Re: Who started GSUSA? Do they credit Baden-Powell?
Lisa Varner (lvarner@FREENET.COLUMBUS.OH.US)
Fri, 24 Mar 1995 14:36:22 -0500
On Thu, 23 Mar 1995, Gino Lucrezi wrote:
> > This new movement was just the sort of thing that appealed to Juliette
> > Low, and soon she was back in Scotland, leading a Guide group of her own.
> > [...]
> > The first troop meeting of Girl Scouts was in Savannah on March 12,
> > 1912. In no time, troops were forming elsewhere. By the time of World
> > War I, there were enough Girl Scouts in the United States to make a real
> > contribution to the war effort. These girls helped to realize Juliette
> > Low's dream of girls' learning to be active, vital citizens of their country
> Why did she choose to found "Girl Scouts" instead of Girl Guides (as they
> were called in UK)?
I don't have the official books in front of me, but I will explain as I
understand it off the top of my head. Please keep in mind the times and a
woman's place in society back then.
Actually she started American Girls with the same principles as GG and had
even brought over the GG handbook, but she later wrote her own handbook.
The object of the Girl Guide movement was to develop the best insticts of
citizenship in its members, a sense of service to others, loyalty to their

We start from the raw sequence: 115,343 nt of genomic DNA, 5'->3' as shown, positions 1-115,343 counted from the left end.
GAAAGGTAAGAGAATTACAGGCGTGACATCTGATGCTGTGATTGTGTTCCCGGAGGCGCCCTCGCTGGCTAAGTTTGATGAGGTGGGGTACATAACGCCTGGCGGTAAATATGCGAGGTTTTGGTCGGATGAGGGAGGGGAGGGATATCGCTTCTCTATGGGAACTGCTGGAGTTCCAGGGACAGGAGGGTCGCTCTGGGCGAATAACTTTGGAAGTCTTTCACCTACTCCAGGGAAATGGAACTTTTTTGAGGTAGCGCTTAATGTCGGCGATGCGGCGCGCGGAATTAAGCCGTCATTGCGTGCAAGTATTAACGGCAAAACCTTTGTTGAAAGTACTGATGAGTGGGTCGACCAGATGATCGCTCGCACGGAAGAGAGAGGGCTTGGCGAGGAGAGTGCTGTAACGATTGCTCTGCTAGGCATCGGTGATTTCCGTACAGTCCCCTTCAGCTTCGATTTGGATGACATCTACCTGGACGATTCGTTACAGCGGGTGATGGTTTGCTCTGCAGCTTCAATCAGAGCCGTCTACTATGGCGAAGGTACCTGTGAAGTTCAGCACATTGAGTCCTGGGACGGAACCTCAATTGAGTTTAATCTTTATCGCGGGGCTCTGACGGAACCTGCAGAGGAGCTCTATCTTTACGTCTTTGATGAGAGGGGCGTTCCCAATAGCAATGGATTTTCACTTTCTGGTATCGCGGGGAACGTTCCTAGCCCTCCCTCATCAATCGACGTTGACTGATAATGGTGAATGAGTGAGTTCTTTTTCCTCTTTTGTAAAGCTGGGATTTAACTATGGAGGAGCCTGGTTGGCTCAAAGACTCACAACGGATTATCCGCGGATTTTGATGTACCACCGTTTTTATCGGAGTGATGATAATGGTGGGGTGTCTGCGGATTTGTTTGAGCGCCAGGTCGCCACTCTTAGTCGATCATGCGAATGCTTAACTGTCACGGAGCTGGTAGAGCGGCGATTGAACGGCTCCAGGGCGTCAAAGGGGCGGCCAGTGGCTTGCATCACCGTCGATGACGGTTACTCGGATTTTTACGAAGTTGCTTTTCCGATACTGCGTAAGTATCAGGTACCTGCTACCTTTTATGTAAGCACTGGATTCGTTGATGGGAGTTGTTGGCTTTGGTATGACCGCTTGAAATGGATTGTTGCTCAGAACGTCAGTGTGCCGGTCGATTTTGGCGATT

King and country and parents, kindness, courtesy and obedience. The Law
of the organization was based upon the ten chivalry laws of ancient
knights and each member promised to faithfully observe the law. Badges
were given to the girls who prove themselves proficient in certain
activities. They were especially encouraged to become effient
home-keepers, wives and mothers.
As I understand it (and yes, I may be wrong, no flames please), Juliette
Low thought these were all important things for a woman to have as goals,
but she also saw a different future for girls, with no limitations to what
they were capable of. She kept most of the basic principles that B-P had
started as these were sounds rules for any person to follow for good
personal growth and development. She did believed women could have careers
and needed to learn more than just homemaking. Although homemaking was
a big part of the program (because Juliette felt a family can only enjoy its
home if it is taken care of so everything runs smoothly), it was expanded to
include many careers woman began to enter such as First Aide, and Nursing
(which was greatly used during the war effort). She believed that the
girls should explore so much more of their capabilities than was actually
open to women in those times. I hear she was a very focused, strong-willed
woman, as well as an accomplished pilot. This led to many girls learning
much about aviation. As times have changed, so has the program, the
addition of many new careers were explored. The program has continued to
grow as the years have passed to create a program that can be most
beneficial to the girls' future and development, and to reflect the times.
And yes, over the years the Girl Guide program has also changed, although
I'm not sure as much as GSUSA. Perhaps someone more knowledgeable on that
side can enlighten us.
I hope this helps.
Lisa Varner << firstname.lastname@example.org >>
Haven't been there. Don't want to go. Don't need another t-shirt!
Terry Howerton Sakima Group, Inc. SCOUTER Magazine Kansas City